5 December 2023

Emergency departments under duress as new mental health emergency response service rolls out in Tasmania's north-west

| James Day
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The main entrance of the hospital with an overhanging roof and driveway.

North-West Regional Hospital’s Emergency Department will form part of the community’s mental health crisis response. Alongside clinicians, Ambulance Tasmania, Tasmania Police and colleagues from Statewide Mental Health Services. Photo: Tasmania Health Department.

A new service for Tasmania’s north-west has been launched as part of the state government’s Mental Health Emergency Response. The two-year trial is designed to boost access to timely, evidence-based mental health care as emergency departments are pushed to the limit.

The Burnie-based service commenced on 27 November and is modelled on successful trials in the south, but has been tailored to the region’s needs, geography and demographics.

Clinicians based in Burnie and Devonport will respond to calls received by Ambulance Tasmania and Tasmania Police in the surrounding areas across a 10-hour shift, seven days a week. The organisations will also cater to their staff’s ongoing education to support responses to mental health matters.

The Devonport-based team will begin their duties in early 2024 and Glenn Garlick has been established as state-wide coordinator to oversee the south and north-west operations.

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Over the past 30 years, Tasmania’s hospitals have seen a 63.5 per cent decline in mental health beds, the greatest reduction in the country. The Australian Medical Association (AMA) reported public hospital mental health beds dropped from 251 in 1992-93 to 103 in 2019-20.

The average length of stay for patients with mental illness was below the national average by two days in 2020-21. For presentations ending in admissions, the median length of stay was 10 hours and 13 minutes, but even including those who were not taken in, it was five hours and 52 minutes.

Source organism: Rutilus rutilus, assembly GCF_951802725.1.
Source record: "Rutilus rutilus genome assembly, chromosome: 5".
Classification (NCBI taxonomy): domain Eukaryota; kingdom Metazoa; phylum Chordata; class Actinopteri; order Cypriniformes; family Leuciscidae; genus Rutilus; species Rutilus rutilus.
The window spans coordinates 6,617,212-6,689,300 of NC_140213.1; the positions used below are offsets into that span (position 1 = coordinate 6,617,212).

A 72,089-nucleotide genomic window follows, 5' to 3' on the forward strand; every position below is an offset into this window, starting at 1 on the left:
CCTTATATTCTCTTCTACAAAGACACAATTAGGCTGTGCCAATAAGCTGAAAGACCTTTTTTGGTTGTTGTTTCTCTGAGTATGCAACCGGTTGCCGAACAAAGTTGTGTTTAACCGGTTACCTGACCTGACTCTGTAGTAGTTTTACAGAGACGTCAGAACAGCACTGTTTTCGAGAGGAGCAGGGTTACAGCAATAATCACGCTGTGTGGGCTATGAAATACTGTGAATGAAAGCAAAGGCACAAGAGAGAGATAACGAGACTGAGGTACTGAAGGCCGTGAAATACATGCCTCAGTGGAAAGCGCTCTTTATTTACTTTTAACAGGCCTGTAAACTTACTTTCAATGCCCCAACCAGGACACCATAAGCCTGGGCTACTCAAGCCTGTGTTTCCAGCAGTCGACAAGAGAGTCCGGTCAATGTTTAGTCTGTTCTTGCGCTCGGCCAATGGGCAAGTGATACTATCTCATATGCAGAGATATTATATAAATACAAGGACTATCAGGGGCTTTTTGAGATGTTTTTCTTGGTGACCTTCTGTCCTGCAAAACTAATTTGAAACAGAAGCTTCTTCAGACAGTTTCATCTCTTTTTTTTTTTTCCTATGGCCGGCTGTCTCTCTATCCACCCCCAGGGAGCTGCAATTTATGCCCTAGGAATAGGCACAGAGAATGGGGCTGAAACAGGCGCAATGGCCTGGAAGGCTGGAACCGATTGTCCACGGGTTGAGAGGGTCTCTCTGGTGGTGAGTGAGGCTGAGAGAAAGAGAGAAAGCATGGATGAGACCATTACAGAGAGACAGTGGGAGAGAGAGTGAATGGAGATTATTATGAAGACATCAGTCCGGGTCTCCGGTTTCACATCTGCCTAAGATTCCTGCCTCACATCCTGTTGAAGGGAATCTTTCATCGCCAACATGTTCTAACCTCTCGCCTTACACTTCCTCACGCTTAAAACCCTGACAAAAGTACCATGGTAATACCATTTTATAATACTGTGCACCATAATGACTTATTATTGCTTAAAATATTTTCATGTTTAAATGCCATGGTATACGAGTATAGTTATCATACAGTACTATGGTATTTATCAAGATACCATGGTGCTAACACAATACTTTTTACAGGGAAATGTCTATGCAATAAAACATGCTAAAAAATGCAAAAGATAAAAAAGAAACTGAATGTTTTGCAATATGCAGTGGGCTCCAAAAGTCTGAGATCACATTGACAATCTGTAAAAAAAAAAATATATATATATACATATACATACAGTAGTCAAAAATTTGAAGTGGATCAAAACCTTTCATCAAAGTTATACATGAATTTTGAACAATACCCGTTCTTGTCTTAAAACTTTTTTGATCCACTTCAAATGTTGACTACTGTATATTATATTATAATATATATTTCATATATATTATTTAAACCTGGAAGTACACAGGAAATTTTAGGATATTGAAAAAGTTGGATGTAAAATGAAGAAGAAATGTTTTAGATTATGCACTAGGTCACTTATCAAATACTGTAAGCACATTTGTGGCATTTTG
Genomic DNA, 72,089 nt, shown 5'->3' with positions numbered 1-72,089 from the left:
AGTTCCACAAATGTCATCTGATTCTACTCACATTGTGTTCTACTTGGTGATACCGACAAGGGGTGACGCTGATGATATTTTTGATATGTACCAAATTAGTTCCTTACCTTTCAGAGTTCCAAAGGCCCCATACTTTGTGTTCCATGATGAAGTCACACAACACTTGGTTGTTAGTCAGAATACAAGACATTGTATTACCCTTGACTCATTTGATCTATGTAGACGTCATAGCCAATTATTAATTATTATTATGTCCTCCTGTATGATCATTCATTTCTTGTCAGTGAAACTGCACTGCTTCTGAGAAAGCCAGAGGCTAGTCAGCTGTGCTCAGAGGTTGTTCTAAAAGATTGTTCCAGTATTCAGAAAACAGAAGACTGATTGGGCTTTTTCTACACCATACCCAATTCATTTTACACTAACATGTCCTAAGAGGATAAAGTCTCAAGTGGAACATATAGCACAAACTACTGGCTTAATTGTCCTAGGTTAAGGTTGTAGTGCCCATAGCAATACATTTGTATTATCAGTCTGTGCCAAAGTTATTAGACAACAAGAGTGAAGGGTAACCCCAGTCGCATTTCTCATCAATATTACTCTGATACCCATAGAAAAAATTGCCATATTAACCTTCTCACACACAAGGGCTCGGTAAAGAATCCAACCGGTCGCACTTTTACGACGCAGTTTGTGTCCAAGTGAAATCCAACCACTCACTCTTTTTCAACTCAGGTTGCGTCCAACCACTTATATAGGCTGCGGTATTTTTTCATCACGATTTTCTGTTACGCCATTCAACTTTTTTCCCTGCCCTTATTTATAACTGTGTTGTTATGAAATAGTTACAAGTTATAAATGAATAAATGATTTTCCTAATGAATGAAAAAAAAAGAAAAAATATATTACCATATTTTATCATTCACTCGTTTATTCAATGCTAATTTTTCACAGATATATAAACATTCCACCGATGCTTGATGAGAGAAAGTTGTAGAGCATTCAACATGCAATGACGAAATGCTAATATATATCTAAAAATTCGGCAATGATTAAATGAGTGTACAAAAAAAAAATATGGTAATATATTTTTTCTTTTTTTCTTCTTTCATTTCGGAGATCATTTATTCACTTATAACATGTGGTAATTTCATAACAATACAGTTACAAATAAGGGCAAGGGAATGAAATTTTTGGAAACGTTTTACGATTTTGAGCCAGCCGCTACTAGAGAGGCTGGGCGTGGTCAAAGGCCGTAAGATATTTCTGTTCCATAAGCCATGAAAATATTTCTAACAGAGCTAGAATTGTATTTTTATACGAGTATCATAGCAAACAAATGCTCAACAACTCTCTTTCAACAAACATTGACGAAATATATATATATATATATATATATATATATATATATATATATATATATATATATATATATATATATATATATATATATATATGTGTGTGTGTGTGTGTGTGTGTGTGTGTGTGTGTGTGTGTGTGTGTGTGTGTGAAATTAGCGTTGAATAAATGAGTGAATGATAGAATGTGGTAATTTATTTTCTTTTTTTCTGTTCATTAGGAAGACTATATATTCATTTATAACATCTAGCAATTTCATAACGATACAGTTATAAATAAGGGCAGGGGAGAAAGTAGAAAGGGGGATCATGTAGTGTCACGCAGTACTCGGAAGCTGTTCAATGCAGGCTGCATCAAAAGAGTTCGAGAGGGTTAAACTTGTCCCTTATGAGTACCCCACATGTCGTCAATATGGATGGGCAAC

AMA President Professor Steve Robson said this is a direct result of the hospital logjam, the same logjam that results in ambulance ramping and people waiting too long for surgery.

“These long waits, which are directly due to a lack of inpatient beds, cause distress for patients and their families and place enormous pressure on hospital staff,” he said.

Meanwhile, a recent survey by the Mental Health Council of Tasmania showed that of the 43 per cent of respondents who had been on a waitlist for six months or more to access mental health services, 80 per cent were offered no assistance.

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Premier and Minister for Mental Health and Wellbeing Jeremy Rockliff said the new service will provide community-based mental health care, helping reduce preventable Emergency Department attendances.

“Since its establishment in early 2022, Mental Health Emergency Response – South has supported more than 2800 Tasmanians, with 75 per cent of these people able to remain in the community,” he said.

“We have learnt from the southern service that providing respectful, dignified and compassionate care in the community setting can lead to better outcomes for people in mental health distress.

“We also know having a specialised Mental Health Emergency Response service can take pressure off our hospital Emergency Departments by reducing avoidable presentations and reduces demand on our ambulance and police services.”

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